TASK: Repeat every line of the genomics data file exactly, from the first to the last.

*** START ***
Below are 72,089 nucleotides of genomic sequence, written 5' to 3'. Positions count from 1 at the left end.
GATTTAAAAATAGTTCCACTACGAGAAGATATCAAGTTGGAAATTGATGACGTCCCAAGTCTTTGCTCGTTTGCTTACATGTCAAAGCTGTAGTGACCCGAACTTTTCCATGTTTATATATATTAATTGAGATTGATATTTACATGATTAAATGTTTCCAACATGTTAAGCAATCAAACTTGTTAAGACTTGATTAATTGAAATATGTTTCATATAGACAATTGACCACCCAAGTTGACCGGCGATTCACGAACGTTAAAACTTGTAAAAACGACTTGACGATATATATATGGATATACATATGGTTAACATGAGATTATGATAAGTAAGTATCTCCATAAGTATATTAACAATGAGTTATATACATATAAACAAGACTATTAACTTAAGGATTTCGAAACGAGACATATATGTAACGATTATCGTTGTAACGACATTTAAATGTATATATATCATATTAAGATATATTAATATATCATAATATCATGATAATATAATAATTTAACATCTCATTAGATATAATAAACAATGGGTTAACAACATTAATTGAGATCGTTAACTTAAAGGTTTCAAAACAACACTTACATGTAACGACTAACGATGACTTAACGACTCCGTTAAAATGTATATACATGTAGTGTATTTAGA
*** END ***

Below are 72,089 nucleotides of genomic sequence, written 5' to 3'. Positions count from 1 at the left end.
GATTTAAAAATAGTTCCACTACGAGAAGATATCAAGTTGGAAATTGATGACGTCCCAAGTCTTTGCTCGTTTGCTTACATGTCAAAGCTGTAGTGACCCGAACTTTTCCATGTTTATATATATTAATTGAGATTGATATTTACATGATTAAATGTTTCCAACATGTTAAGCAATCAAACTTGTTAAGACTTGATTAATTGAAATATGTTTCATATAGACAATTGACCACCCAAGTTGACCGGCGATTCACGAACGTTAAAACTTGTAAAAACGACTTGACGATATATATATGGATATACATATGGTTAACATGAGATTATGATAAGTAAGTATCTCCATAAGTATATTAACAATGAGTTATATACATATAAACAAGACTATTAACTTAAGGATTTCGAAACGAGACATATATGTAACGATTATCGTTGTAACGACATTTAAATGTATATATATCATATTAAGATATATTAATATATCATAATATCATGATAATATAATAATTTAACATCTCATTAGATATAATAAACAATGGGTTAACAACATTAATTGAGATCGTTAACTTAAAGGTTTCAAAACAACACTTACATGTAACGACTAACGATGACTTAACGACTCCGTTAAAATGTATATACATGTAGTGTATTTAGA